A Great (Ocean) Road Trip in Fives

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You might say in your application that your Year Abroad is all about expanding your academic horizons, but we all know that one of the main reasons for applying is to indulge in your wander lust (and possibly fit in another year of career procrastination). Once you’ve caught it, there’s no denying this addictive travel bug, and a road trip is the one of the best ways to embrace it!


Gibson Steps Beach

Here’s five reasons for choosing a road trip for your next adventure:

  1. You see the sights as you’re driving along: the destination really is the journey.

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    Teddy’s Lookout, Great Ocean Road

  2. You have complete freedom and control over where and when you go.

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    Transportation and accommodation in one!

  3. There’s nothing like a road trip for getting closer to your friends / family – probably closer than you bargained for.
  4. It’s cheap! Hiring a car or a campervan can be a great way to travel on a budget, especially if you combine it with camping.
  5. The sense of achievement. This sounds a bit vague, but there’s a real sense of fulfilment (and relief) when you complete a trip, and driving the whole way definitely contributes.

Here in Melbourne we are lucky enough to have a bucketful of road-trippable options, from nearby Mornington Peninsula, Phillip Island and Wilsons Prom all the way to Canberra or Sydney. However, there is one stretch of road that surpasses all others (it’s in the name): The Great Ocean Road. Beginning at nearby Torquay and stretching west to Allansford, it’s 243km of Australian National Heritage listed coastline.


Packed with world-class surf beaches, stunning rock formations and verdant rainforest, the Great Ocean Road is a hugely popular destination. The ‘must do’ iconic sights like the Twelve Apostles, London Bridge and Loch Ard Gorge feature a constant stream of tourists (and rightly so – they’re stunning). However, these are five lesser known gems that get you away from the crowd, and make this trip even more memorable:

  1. Surfing at Torquay beach 

    Torquay is fab for learn to surf, featuring  local instructors (shout out to Curly Kev), gorgeous beaches, and mostly importantly, a great break. It’s also home to two iconic surf brands – RipCurl and Quicksilver – and world-famous Bells Beach is just down the road.


    Plus, the town esplanade is studded with laid-back cafes: grab a delicious breakfast at Cafe Moby before hitting the waves or refuel with a burger at Bottle of Milk.

  2. Koala spotting at Kennet River           

    Kennet River has one of the highest concentration of koalas in the region, which means your chances of spotting one in the wild are pretty good. Some tours do stop here, so the entrance can be a bit busy, but if you hike up the road you’ll find peace, quiet, and plenty of sleepy koalas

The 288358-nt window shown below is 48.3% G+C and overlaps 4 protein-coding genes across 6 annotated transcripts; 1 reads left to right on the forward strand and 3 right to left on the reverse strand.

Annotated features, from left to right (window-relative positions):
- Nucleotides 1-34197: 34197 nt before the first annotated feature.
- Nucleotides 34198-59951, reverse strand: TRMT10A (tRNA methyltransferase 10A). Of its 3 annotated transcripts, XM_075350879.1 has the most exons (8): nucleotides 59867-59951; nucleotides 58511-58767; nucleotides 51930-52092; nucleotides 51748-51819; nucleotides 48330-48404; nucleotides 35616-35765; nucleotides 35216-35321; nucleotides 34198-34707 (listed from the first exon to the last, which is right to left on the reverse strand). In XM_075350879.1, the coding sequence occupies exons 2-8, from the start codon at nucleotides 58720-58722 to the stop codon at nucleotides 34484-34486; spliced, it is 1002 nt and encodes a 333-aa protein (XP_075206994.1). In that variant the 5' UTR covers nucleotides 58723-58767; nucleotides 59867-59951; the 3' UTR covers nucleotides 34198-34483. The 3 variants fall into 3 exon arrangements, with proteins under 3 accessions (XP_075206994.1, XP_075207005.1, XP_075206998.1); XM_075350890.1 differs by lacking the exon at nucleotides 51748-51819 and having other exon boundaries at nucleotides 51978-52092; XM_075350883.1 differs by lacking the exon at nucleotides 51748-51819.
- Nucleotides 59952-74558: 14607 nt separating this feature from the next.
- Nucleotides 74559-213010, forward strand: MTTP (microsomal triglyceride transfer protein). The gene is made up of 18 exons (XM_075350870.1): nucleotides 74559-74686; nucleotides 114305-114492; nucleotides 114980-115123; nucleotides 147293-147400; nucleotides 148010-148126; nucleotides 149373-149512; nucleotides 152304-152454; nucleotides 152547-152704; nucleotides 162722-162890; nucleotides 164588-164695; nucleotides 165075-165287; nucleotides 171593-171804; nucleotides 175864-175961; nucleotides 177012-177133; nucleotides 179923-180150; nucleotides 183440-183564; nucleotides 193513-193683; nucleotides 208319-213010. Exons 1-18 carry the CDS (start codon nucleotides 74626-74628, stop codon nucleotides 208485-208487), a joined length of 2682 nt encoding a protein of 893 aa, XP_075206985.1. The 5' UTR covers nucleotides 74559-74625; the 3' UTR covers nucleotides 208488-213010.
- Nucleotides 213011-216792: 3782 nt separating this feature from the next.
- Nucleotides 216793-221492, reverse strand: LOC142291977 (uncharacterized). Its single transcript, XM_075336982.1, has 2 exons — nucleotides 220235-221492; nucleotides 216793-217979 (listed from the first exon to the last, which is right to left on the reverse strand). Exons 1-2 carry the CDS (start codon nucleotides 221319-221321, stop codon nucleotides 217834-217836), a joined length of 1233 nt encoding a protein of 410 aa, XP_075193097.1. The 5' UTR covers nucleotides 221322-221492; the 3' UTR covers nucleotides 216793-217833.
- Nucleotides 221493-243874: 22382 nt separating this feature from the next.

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    While you’re here, stop off at the unassuming Wye River General Store, 5km from Kennet River. The french toast is sublime!

  3. Waterfall climbing at Triplet Falls

    waterfall combo

    Triplet Falls is an hour inland from the coast, but it escapes the tour crowds and is well worth the detour: a short hike through the rainforest leads to pretty lookouts over the cascading falls.

  4. Hiking at Cape Otway Light-station


    Cape Otway National Park, in the opposite direction to Triplet Falls, is home to the oldest surviving lighthouse (1848) on mainland Australia. The peninsula is crossed with lovely walking tracks, and the panoramic views from the top of the lighthouse are hard to beat. The history of the light-station and original land (visit the informative Aboriginal Talking Hut) is fascinating, to boot.

  5. Sunset at Bay of Islands National Park


    Bay of Islands and Bay of Martyrs are towards the very end of the Great Ocean Road, so they receive far less tour buses, meaning you’ll have the stunning sunset all to yourself.

Despite all the awesome upsides of road tripping, there are a few drawbacks: the cramped space and the long hours on the road, for example. So lastly, here’s my five top tips for surviving your ultimate road trip in (relative) comfort.

  1. Spend a little time before you set off becoming familiar with the vehicle (so you can ask questions before you leave). For example: how do I put this campervan into reverse? Or, what type of gas does this take?

    Kombis are classic for road trips, and they all have their own driving quirks!

  2. Make a road trip playlistWP_20170928_003 There’s nothing quite like driving along a beautiful stretch of road with the windows down, belting your favourite tune at the top of your lungs. Plus, it’ll make those long drives go that much faster.
  3. Make regular fuel stops. Just do this. It’ll prevent those stressful moments when you realise you’re an hour deep in the rainforest and your camper is running on empty (definitely not us).
  4. Bring plenty of snacks, a good book and a pack of cards, just in case you’ve exhausted conversation topics on the drive (warning: cards can cause arguments, especially among families).
  5. Pack fluffy socks. This little brain wave made me SO much happier on the trip. If you’re a passenger, they’re perfect for relaxing in the car, but as a driver, these saved me during the nights, which were surprisingly cold. Happy feet = happy traveller.


    ‘One way to get the most out of life is to look upon it as an adventure’ – William Feather

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